SOCK: Somme Observed Community Knitting

Somme Observed Community Knitting
Somme Observed Community Knitting at the People’s Palace

The railings on either side of Glasgow’s People’s Palace are festooned with colourful blankets at the moment. During the First World War, Queen Mary’s Appeal for Knitters exhorted the women of Britain to produce 300,000 pairs of socks and 300,000 woollen belts for soldiers, a target which they exceeded. This inspired current members of Glasgow Knit and Stitch to form SOCK – Somme Observed Community Knitting – as an appropriate way to commemorate both the soldiers of Glasgow’s three Pals Regiments who took part in the Battle of the Somme in 1916 and the women at home who knitted for them.

Each knitted or crocheted square represents one soldier – about 3,700 in all. Come September, the blankets will be cleaned and given to local charities working with refugees and homeless people.

What a tremendous idea – a memorial with a practical use afterwards. Thanks to Beverly McFarlane, one of the knitters, for alerting me to it.

Somme Observed Community Knitting

46 Comments »

  1. Thank you for communicating this. What a wonderful idea; I think I might try to go take some photos myself. It is too bad some were taken. State of the world today. Someone took all the herb plants out of my garden tub.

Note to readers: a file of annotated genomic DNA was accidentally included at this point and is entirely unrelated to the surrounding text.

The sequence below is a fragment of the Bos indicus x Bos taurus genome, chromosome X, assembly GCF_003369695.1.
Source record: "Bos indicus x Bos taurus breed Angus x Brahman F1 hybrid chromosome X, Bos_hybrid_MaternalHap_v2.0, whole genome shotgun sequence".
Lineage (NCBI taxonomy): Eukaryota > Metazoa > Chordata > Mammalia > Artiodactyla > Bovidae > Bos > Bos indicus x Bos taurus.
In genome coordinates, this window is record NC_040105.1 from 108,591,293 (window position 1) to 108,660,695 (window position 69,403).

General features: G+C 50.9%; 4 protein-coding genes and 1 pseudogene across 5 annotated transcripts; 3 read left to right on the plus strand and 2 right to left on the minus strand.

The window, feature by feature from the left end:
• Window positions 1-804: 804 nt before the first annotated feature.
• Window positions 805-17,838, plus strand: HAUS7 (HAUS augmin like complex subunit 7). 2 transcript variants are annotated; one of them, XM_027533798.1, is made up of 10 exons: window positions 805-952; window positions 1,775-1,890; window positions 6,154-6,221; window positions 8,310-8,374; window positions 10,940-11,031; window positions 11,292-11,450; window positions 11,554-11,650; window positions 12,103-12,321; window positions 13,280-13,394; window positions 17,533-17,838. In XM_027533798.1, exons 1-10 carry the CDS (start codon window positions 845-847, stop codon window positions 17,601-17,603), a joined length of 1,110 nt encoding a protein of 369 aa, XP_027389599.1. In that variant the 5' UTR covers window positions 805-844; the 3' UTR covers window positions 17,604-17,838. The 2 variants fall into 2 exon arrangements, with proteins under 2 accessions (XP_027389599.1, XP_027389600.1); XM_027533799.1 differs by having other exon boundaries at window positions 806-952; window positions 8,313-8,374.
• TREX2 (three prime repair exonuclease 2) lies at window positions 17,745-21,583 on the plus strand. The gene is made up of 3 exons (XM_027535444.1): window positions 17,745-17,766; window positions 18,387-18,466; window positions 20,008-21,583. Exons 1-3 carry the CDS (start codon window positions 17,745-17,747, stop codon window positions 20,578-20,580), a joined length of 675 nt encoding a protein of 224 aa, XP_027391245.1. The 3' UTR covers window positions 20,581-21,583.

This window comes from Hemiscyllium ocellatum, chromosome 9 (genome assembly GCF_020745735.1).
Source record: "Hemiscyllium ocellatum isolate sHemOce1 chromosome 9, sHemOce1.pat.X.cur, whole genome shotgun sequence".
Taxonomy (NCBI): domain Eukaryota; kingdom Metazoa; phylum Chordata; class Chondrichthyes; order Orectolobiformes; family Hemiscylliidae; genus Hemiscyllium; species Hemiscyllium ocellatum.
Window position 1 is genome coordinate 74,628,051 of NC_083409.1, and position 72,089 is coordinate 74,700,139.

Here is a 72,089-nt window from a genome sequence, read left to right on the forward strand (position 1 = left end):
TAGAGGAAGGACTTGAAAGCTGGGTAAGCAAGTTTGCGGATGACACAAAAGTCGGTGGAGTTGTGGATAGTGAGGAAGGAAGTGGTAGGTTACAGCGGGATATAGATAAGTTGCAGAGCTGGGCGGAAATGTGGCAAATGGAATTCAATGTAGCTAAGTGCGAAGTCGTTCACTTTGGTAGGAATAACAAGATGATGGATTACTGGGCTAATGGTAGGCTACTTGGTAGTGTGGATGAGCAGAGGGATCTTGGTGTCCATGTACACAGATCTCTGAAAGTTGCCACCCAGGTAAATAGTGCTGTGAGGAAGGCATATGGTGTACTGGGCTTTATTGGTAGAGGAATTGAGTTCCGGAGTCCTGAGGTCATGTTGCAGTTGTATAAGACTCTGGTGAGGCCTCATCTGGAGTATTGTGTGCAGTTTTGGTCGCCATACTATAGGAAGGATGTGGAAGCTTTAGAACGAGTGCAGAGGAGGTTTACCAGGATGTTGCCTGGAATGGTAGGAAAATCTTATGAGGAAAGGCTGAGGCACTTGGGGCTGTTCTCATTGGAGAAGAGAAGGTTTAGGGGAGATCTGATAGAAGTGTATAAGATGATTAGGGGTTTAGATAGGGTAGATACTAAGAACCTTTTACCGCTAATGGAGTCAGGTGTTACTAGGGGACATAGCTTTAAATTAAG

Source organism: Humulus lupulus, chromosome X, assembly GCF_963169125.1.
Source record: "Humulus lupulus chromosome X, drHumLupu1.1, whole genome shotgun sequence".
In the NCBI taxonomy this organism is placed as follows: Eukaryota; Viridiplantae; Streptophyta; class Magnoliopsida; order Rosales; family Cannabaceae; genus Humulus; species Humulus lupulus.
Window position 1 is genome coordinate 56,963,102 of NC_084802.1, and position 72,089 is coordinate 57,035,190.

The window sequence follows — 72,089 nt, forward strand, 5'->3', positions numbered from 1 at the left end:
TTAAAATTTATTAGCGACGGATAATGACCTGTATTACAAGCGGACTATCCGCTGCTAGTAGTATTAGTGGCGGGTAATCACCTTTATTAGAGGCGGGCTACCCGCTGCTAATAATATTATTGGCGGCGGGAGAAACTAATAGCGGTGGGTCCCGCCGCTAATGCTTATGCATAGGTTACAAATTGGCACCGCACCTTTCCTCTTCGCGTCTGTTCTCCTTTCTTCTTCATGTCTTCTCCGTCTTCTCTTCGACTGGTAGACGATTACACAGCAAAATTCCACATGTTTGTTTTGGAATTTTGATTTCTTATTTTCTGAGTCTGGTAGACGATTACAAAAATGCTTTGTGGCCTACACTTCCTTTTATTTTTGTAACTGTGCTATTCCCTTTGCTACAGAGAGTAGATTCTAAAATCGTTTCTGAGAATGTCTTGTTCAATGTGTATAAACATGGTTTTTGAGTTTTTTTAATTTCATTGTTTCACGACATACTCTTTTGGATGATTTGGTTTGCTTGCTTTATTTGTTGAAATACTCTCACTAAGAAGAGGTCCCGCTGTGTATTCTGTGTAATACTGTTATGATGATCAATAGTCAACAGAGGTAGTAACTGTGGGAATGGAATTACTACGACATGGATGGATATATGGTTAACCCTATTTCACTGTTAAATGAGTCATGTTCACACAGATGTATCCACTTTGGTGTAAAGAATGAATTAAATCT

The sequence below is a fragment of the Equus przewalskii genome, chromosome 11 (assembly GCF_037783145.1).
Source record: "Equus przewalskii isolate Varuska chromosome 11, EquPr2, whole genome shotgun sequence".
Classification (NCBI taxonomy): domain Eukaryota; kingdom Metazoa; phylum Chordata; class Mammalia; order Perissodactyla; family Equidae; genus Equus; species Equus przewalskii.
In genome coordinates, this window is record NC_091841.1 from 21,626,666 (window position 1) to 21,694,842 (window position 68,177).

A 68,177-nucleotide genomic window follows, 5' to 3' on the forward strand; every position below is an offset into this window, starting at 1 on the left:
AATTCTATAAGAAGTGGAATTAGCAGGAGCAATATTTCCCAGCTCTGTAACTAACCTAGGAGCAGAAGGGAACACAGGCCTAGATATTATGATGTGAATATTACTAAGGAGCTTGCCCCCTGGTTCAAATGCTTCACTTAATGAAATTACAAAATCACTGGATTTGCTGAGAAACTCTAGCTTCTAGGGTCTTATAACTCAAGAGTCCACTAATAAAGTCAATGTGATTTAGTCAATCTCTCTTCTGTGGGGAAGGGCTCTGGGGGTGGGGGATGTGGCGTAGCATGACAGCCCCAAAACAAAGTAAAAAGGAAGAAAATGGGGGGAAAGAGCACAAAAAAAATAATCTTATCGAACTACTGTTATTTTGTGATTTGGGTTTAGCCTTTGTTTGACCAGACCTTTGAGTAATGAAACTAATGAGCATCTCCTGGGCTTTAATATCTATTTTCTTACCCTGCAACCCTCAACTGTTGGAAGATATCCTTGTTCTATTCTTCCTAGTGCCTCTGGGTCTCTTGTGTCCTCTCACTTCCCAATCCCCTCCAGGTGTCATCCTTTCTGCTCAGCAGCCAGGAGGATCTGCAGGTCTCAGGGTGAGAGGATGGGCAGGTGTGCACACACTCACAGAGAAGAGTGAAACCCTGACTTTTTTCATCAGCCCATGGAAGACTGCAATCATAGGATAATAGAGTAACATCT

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    • Really – that’s shocking! The blankets should be there till Sept but, NB, I’m told if there are events on the Green they might be taken down temporarily. Probably makes sense given there has already been theft, but annoying for anyone who goes to see them and finds them gone.

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  2. Great photos, Never knew it was on at all. Just back from Glasgow Green last weekend but I had a bike tour of the east end from the Richmond Park side and was too knackered to tour the rest of the park afterwards as I intended doing.

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  3. It warms my heart to read and see such a wonderful and colorful – and useful – initiative in these dark times. Here’s to remembering the past and learning from it! And to commemorating our heroes and learning from that as well.

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  4. I love this, Anabel – both a great way of commemorating the past and making a contribution to the future. I always love to see people’s creative efforts, and any form of needlework certainly falls in that category. Beautiful!

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